Conway’s Game of Life

Game of life

In 1970, Cambridge mathematician John Conway invinted a solitaire game he simply called Life, an early example of Cellular Atomata. In the game’s world, you are on an infinite grid, and the cells of each grid are either alive or dead. On each round, some cells die, and others are born, depending on how many of their 8 neighbors are alive. The rules are simple:

  1. A live cell remains alive only if it has 2 or 3 live neighbors.
    • Less than two means it dies of loneliness, more then 3 means it dies of overcrowding.
  2. A cell that isn’t alive is “born” if it has exactly 3 live neighbors.

With those simple rules, a surprisingly complex ecosystem arises.

Here is a simple example of a “blinker”, a pattern that cycles between two states between rounds. On the first round we have:

               --- --- --- --- ---
              |   |   |   |   |   |
               --- --- --- --- ---
              |   |   | X |   |   |
               --- --- --- --- ---
              |   |   | X |   |   |
               --- --- --- --- ---
              |   |   | X |   |   |
               --- --- --- --- ---
              |   |   |   |   |   |
               --- --- --- --- ---

Three cells turned on in a vertical line. To the left and right of the middle cell, we have empty cells that have exactly three neighbors. On the next round these will be born (B). On the top and bottom, we have living cells which only have 1 neighbor: the middle cell. These cells will die next round (D).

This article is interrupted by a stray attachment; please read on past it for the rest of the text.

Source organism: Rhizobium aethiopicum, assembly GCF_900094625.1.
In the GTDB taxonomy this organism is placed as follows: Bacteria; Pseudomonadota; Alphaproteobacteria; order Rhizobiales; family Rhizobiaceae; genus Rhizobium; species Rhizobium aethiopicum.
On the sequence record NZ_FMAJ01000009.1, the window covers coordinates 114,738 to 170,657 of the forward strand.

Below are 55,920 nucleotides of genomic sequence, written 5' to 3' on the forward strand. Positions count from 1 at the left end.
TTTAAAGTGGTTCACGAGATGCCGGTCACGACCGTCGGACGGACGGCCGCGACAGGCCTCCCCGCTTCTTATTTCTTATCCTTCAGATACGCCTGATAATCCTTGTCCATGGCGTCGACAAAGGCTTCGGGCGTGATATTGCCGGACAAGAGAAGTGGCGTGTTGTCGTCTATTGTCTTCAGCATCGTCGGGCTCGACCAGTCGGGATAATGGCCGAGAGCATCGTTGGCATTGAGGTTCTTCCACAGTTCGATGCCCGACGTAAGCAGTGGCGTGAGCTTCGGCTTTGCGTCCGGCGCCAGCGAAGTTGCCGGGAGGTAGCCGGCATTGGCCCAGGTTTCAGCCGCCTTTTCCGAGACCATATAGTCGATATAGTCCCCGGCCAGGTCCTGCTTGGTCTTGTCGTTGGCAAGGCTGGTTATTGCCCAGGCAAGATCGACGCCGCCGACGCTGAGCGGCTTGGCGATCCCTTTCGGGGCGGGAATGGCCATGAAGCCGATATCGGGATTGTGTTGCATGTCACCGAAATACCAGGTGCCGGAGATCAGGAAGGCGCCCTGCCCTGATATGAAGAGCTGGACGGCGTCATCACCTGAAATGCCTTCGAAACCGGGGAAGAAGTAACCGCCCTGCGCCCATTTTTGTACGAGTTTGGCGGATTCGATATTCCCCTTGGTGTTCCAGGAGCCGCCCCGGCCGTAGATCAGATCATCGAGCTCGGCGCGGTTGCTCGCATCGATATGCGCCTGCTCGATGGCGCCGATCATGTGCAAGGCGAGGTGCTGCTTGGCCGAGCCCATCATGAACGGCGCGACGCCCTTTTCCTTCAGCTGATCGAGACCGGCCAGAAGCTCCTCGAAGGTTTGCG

--- --- --- --- ---        --- --- --- --- --- 
|   |   |   |   |   |      |   |   |  |   |   |
 --- --- --- --- ---        --- --- --- --- ---
|   |   | X |   |   |      |   |   | D |   |   |
 --- --- --- --- ---        --- --- --- --- --- 
|   | B | X | B |   |      |   |   | X |   |   |
 --- --- --- --- ---        --- --- --- --- --- 
|   |   | X |   |   |      |   |   | D |   |   |
 --- --- --- --- ---        --- --- --- --- --- 
|   |   |   |   |   |      |   |   |   |   |   |
 --- --- --- --- ---        --- --- --- --- --- 

On round 2, we keep the middle cell (it had 2 living neighbors, so it stays alive), delete the dead cells, and add the born cells, giving:

             --- --- --- --- ---
            |   |   |   |   |   |
             --- --- --- --- ---
            |   |   |   |   |   |
             --- --- --- --- ---
            |   | X | X | X |   |
             --- --- --- --- ---
            |   |   |   |   |   |
             --- --- --- --- ---
            |   |   |   |   |   |
             --- --- --- --- ---

On round three, the same thing happens again, swapping horizontal and vertical. Below is a simulation with a handful of interesting starting points that you can play with to see the game board unfold.

  Directions:

  S to start/stop simulation
  Arrow keys to pan
  - and = to zoom 
  [ and ] to adjust speed
  1 through 7 to load preset boards

An interesting article worth reading on the Game of Life is from the Mathematical Games section of Scientific American from October 1970, written by one of my favorite layman’s math writers, Martin Gardner.